Keep More Customers in the Queue

8 Ways to Design a Queue so Your Customers Don’t Walk Out

Last updated: August 15, 2017Perry Kuklin

The sight of an unsightly queue can turn even the most faithful of customers on their heels to head for the exit. In fact, a study by Visa Contactless found 89% of people have left a shop or business because of an excessive queue. If your waiting lines aren’t worthy, you stand to lose immediate sales and long-term customer loyalty. So, what’s the answer?

If waiting in line is a reality of your business, there are ways to design your queues to maximize productivity and customer enjoyment. Here are 8 suggestions:

1. Let customers know how long they’ll be waiting.

Uncertain waits feel longer than known, finite waits, says queuing expert, Dr. Richard Larson. That’s why, when customers are provided an estimated wait time, they are less likely to overestimate how long they’ve been waiting and these more accurate waits feel shorter and less stressful.

2. Explain the wait.

Are you short-staffed? Did a credit card machine go down? Are cashiers busy processing many returns? Lack of explanation for a longer-than-expected wait is one of the prime factors adding to a customer’s uncertainty about the wait, according to Larson. In other words, if there’s a reason your waiting line is longer than usual, be upfront about it. Customers are more likely to wait it out when they understand the reason for the delay.

3. Keep customers occupied while they wait.

Another of Dr. Larson’s tenets of queuing says that occupied waits feel shorter than unoccupied waits. Whether you keep your customers occupied with in-queue merchandising to browse, in-queue entertainment to enjoy, or even paperwork to complete ahead of their service, the time goes by faster when not focused solely on waiting.

4. Keep an eye on your wait times.

Are you aware of how long your customers are waiting and how long they are willing to wait before they begin to renege or complain? Monitoring wait times against key performance indicators is one of the often-overlooked basics of good queue management. And today’s plug-and-play technology makes it easy to do.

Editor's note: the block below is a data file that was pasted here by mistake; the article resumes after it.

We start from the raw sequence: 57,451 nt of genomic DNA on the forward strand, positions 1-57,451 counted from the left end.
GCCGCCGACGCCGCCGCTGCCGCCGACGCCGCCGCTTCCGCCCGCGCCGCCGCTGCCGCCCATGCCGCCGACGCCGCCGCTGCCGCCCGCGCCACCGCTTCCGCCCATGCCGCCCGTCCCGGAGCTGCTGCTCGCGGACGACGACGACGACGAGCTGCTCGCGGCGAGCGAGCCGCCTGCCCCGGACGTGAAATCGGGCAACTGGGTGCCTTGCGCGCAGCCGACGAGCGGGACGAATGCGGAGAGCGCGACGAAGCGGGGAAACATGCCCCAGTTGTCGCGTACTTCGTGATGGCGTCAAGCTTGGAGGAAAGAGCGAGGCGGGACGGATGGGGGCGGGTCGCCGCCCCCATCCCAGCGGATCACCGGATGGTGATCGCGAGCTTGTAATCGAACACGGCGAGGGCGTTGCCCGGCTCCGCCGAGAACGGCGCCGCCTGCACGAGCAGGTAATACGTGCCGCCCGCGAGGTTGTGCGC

5. Create a clear clue to the queue.

Are your queues well marked? A surprisingly-common reason customers fail to enter a waiting line in the first place is that they get frustrated just trying to find where the line begins. A clear “line starts here” sign flanked by retractable belted stanchions is all it takes to get customers into your line with less frustration.

6. Automate the call-forward process.

Productivity is key to moving a waiting line along faster. If you’re finding your service agents or cashiers hollering to get the attention of the next person in line, or if you simply want to keep agents focused on serving customers faster, automating the call-forward process is a best practice solution. As a service station or register opens, a signal can be sent automatically to call forward the next person in line using audio/visual cues.

7. Make it fair.

Have you ever walked up and down an aisle of queues trying to determine which will be shortest only to find that the line you joined is moving slower than the rest? It hardly seems fair. And for some customers, the stress of choosing a line and finding out it’s moving slower than another is enough to make them leave. That’s because unfair waits feel longer than equitable waits, according to Dr. Larson. So how can you instill a sense of fairness in your waiting lines? The easiest way is through a single line queue. Having a single line, instead of many, means customers are always served on a first-come-first-served basis. Fairness is built in.

8. Mind the basics.

It may sound obvious, but a surprising number of queues today are without any basis of organization. Allowing customers to haphazardly stand around a service area without a clear idea of where the line should form or how it should progress from start to finish is a sure recipe for chaos. And chaos is a sure recipe for driving customers away. Use stanchions, retractable belts, magnetic base posts, signage, and other queuing basics to establish your queues. Anywhere customers wait, whether at a self-serve kiosk or a customer service station, there should be a well-established queue.

Don’t let customers leave at the sight of an unorganized, poorly-planned queue. Instead, follow these tips to create a positive waiting line experience and keep customers in line to the end.


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